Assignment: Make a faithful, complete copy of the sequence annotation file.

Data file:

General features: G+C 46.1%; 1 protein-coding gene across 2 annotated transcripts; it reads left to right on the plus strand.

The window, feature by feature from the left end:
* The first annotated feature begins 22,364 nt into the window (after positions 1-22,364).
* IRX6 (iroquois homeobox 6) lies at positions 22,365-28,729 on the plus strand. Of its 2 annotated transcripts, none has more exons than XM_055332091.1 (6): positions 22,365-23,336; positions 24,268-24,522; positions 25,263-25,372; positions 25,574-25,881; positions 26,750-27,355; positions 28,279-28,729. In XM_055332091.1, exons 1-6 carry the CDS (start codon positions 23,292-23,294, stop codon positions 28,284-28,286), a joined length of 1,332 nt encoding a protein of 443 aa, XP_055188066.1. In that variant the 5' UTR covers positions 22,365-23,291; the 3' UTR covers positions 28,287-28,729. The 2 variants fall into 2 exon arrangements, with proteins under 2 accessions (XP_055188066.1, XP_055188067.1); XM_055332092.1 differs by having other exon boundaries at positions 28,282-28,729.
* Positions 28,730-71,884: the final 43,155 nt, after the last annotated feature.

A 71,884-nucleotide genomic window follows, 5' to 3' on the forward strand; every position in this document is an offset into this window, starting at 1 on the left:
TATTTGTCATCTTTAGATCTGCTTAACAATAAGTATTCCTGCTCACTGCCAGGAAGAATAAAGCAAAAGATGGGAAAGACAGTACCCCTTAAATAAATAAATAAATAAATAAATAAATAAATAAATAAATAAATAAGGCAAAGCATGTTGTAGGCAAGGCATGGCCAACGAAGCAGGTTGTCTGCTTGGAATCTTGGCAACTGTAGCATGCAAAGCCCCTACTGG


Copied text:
General features: G+C 46.1%; 1 protein-coding gene across 2 annotated transcripts; it reads left to right on the plus strand.

The window, feature by feature from the left end:
* The first annotated feature begins 22,364 nt into the window (after positions 1-22,364).
* IRX6 (iroquois homeobox 6) lies at positions 22,365-28,729 on the plus strand. Of its 2 annotated transcripts, none has more exons than XM_055332091.1 (6): positions 22,365-23,336; positions 24,268-24,522; positions 25,263-25,372; positions 25,574-25,881; positions 26,750-27,355; positions 28,279-28,729. In XM_055332091.1, exons 1-6 carry the CDS (start codon positions 23,292-23,294, stop codon positions 28,284-28,286), a joined length of 1,332 nt encoding a protein of 443 aa, XP_055188066.1. In that variant the 5' UTR covers positions 22,365-23,291; the 3' UTR covers positions 28,287-28,729. The 2 variants fall into 2 exon arrangements, with proteins under 2 accessions (XP_055188066.1, XP_055188067.1); XM_055332092.1 differs by having other exon boundaries at positions 28,282-28,729.
* Positions 28,730-71,884: the final 43,155 nt, after the last annotated feature.

A 71,884-nucleotide genomic window follows, 5' to 3' on the forward strand; every position in this document is an offset into this window, starting at 1 on the left:
TATTTGTCATCTTTAGATCTGCTTAACAATAAGTATTCCTGCTCACTGCCAGGAAGAATAAAGCAAAAGATGGGAAAGACAGTACCCCTTAAATAAATAAATAAATAAATAAATAAATAAATAAATAAATAAATAAGGCAAAGCATGTTGTAGGCAAGGCATGGCCAACGAAGCAGGTTGTCTGCTTGGAATCTTGGCAACTGTAGCATGCAAAGCCCCTACTGG